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shaobohou

Up orientation calculation

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I have recently implemented something from a paper where statistical models are learned from motion data. Part of the information used for learning is information with respect to up direction which essentially taken as the third row of a rotation matrix (the z value for each axis). What I'd like to know is that given that the values for this row is know, how can I generate a orientation matrix/quaternion that satisfies this constraint, obviously there are infinite number of possible orientations available but I don't really care which specific one I end up with. The paper don't really elaborate on the matter and makes no references to any other paper. thanks for any help.

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I can't address the statistics aspect, but if you're talking about building an orthogonal matrix from a single vector, that's pretty easy. If that's what you need I can give you the algorithm or post some code (if no one else does first).

[Edit: never mind.]

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Dot the desired up vector with the world up vector. If it's 1.0, use the identity matrix, otherwise, cross the two vectors to create a perp vector and normalize. Cross this new vector with the desired up vector. These three vectors can now be used to create a rotation matrix.

EDIT: If you already have this matrix R (from your later post, below), the above steps are redundant.

[Edited by - John Schultz on May 27, 2005 2:12:59 PM]

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I am not sure that is what I am after, here is the description from the paper, what I want to do is sort of reverse the process.

"Vertical orientation: We include a feature that measures the global orientation of the character with respect to the up direction, (along the Z-axis) defined as follows. Let R be a rotation matrix that maps a vector in the character s local coordinate frame to the world coordinate frame. We take the three canonical basis vectors in the local coordinate frame, rotate them by this matrix, and take their Z-components, to get an estimate to the degree that the character is leaning forward and to the side. This reduces to simply taking the third row of R."

thanks

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So you want an orthonormal basis derived from the z components only? Since the transpose of an orthogonal matrix is itself orthogonal, it seems that you could simply use John's method and apply it to the rows of your matrix rather than the columns...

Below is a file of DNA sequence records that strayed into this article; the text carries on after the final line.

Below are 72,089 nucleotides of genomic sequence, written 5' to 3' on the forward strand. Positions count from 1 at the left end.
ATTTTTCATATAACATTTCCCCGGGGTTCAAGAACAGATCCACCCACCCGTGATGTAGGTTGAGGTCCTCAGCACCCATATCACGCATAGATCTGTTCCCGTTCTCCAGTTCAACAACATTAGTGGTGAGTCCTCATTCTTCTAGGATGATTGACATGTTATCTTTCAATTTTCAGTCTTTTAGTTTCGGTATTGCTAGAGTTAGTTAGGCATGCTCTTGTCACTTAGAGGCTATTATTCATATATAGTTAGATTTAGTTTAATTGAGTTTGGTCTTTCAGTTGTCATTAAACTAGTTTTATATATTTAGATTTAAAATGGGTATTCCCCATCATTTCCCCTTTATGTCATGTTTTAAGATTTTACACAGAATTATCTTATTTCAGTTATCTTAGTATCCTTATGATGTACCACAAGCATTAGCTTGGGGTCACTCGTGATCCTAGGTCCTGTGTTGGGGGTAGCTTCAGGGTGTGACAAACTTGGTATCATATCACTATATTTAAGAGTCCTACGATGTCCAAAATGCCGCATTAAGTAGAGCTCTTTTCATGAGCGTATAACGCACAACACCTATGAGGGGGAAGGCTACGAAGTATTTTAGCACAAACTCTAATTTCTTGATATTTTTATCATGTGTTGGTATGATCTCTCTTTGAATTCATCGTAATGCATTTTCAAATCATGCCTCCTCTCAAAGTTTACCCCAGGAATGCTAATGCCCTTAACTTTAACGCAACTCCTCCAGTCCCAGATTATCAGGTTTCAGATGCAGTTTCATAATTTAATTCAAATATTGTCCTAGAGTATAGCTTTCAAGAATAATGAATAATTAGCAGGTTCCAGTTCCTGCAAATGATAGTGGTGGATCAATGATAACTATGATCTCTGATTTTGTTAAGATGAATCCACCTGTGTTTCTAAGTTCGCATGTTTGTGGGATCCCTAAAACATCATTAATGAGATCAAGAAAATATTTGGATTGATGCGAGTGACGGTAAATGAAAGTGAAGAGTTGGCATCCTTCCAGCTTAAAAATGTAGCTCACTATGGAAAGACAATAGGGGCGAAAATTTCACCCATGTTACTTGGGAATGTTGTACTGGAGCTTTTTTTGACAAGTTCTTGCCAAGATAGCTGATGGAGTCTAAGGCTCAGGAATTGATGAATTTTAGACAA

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Quote:
Original post by shaobohou
I am not sure that is what I am after, here is the description from the paper, what I want to do is sort of reverse the process.

"Vertical orientation: We include a feature that measures the global orientation of the character with respect to the up direction, (along the Z-axis) defined as follows. Let R be a rotation matrix that maps a vector in the character s local coordinate frame to the world coordinate frame. We take the three canonical basis vectors in the local coordinate frame, rotate them by this matrix, and take their Z-components, to get an estimate to the degree that the character is leaning forward and to the side. This reduces to simply taking the third row of R."

thanks


The "canonical basis vectors in the local coordinate frame" is equivalent to the identity matrix, thus it's clear that you only need to look at R, and extract the geometric basis vector for UP (in this case, a column oriented matrix where Z is up).

Thus, just extract the Z row of R, and move on to the next step of the algorithm.
To determine lean angle, dot world UP with the extracted UP vector. Since the world UP will contain one non-zero value, you can look at just one component, the Z value from the Z row.

Perhaps post a link to the paper.

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